How does the law relate to reproductive health, especially male contraception? This is a question I found myself answering in many instances whenever I presented my topic to the lecturer for approval. For once, I thought this would be a unique experience; doing something that has been missing in my field of study and the feeling of being the first to explore the idea was overwhelming. Little did I know that I was getting myself into something that would shape my general perception and career projection.
Male contraception does not appear anywhere in my notes or study materials. This tells how much policy adoption and implementation on family planning in general and male contraception in particular has been neglected in the study of law even though people’s access to contraceptive methods of their preference is a determinant of human rights, such as the right to life and liberty, freedom of opinion and expression and the right to work and education. It is also associated with multiple health benefits. The US Supreme Court’s recent decision in Roe v Wade is another reason to believe that policies have massive bearing on reproductive health, and in most cases it is negative. This should change.
The opportunity to explore this topic has been eye-opening. First, I have a better grasp of male reproductive autonomy like never before. This is a sensitive area in African Society and one that I enjoyed working on. Secondly, this project has challenged me to do more. Becoming a lawyer was always a dream based on doing good and upholding human rights and I believe I have found a niche. Not many legal professionals are interested in this, in fact I haven’t heard of lawyers fighting for reproductive health issues. I want to change that, and this has been the first step in the right direction. I would say my career has taken a completely different path, thanks to MCI’s Trainee Success Program.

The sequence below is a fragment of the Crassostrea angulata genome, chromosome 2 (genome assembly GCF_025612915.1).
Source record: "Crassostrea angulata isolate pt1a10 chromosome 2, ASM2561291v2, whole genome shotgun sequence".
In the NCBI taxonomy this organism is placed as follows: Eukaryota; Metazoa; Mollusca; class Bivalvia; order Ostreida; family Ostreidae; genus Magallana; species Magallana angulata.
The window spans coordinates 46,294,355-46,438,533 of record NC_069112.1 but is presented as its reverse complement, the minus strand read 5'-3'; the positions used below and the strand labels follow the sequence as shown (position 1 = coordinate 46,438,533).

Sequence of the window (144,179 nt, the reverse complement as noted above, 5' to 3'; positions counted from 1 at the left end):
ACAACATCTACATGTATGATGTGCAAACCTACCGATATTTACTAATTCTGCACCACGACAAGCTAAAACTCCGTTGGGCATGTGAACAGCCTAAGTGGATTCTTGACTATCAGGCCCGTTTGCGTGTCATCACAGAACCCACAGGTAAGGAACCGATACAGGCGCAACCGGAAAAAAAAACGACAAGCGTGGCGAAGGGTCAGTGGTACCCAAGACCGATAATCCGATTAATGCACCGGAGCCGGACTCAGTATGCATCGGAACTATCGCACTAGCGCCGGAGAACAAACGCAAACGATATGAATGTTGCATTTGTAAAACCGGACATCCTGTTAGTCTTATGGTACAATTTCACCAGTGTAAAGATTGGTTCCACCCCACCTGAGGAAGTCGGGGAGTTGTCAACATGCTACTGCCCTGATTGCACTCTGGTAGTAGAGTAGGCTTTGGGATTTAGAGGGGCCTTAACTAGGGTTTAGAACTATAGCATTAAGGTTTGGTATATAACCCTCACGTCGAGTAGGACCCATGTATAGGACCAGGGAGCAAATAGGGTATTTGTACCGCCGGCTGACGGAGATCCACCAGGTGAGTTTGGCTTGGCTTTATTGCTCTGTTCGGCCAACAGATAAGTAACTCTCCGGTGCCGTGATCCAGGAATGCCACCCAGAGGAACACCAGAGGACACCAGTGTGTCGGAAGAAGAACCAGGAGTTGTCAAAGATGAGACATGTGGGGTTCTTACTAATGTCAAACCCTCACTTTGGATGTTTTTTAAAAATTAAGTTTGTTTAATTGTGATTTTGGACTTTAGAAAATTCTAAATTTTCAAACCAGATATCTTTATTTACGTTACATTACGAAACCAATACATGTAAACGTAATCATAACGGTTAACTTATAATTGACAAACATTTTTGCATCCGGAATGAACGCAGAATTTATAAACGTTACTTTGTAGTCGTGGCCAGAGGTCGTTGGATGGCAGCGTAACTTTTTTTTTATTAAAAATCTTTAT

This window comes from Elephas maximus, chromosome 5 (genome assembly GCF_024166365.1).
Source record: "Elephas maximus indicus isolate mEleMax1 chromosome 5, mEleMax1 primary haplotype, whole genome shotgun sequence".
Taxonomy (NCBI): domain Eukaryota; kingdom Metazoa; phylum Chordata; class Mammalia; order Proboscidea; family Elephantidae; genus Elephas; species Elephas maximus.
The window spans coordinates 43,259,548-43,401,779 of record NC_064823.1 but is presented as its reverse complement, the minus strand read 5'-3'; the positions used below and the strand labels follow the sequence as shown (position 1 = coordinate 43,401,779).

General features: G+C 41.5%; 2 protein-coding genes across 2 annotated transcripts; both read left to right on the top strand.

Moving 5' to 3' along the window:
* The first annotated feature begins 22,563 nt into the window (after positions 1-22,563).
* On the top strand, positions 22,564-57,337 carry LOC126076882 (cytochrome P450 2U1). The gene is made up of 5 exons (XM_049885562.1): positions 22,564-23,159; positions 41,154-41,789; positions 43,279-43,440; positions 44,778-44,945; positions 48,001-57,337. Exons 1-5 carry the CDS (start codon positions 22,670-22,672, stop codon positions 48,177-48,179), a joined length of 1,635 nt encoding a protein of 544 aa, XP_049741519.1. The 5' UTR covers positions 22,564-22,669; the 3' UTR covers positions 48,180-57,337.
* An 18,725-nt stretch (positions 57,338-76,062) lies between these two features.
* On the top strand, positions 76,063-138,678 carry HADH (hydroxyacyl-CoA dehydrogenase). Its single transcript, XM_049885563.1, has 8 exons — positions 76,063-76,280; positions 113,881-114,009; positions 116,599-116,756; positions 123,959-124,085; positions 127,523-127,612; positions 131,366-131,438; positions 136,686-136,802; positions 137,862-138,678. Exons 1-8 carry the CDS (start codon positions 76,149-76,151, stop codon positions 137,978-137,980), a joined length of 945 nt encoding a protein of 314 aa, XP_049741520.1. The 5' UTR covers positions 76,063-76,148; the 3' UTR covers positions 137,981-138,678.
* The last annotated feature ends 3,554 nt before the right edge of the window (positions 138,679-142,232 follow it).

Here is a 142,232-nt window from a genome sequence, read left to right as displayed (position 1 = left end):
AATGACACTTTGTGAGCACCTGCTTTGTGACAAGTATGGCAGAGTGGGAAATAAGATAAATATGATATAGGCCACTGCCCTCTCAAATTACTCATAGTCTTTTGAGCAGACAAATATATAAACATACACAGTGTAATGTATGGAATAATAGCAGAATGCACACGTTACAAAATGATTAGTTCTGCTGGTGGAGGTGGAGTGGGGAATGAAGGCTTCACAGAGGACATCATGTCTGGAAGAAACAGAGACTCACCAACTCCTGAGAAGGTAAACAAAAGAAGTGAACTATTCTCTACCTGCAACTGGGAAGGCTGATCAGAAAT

What are my plans for the future?
I have so many contrasting ideas and this is primarily due to my insufficient understanding of reproductive health and male reproductive autonomy. However, the clearest one is to study Public Health to first understand reproductive health issues better. My immediate plans include improving education on male contraception, breaking barriers to access, and debunking misconceptions based on societal and gender norms.
Honestly, I do not know what the future holds but I would very much like to be a change agent in Kenya and Africa at large, with respect to male reproductive autonomy. I wish to extend my gratitude to Male Contraceptive Initiative for unlocking this dream and hope that we walk this journey together. Reproductive health is a human right and should be treated as such.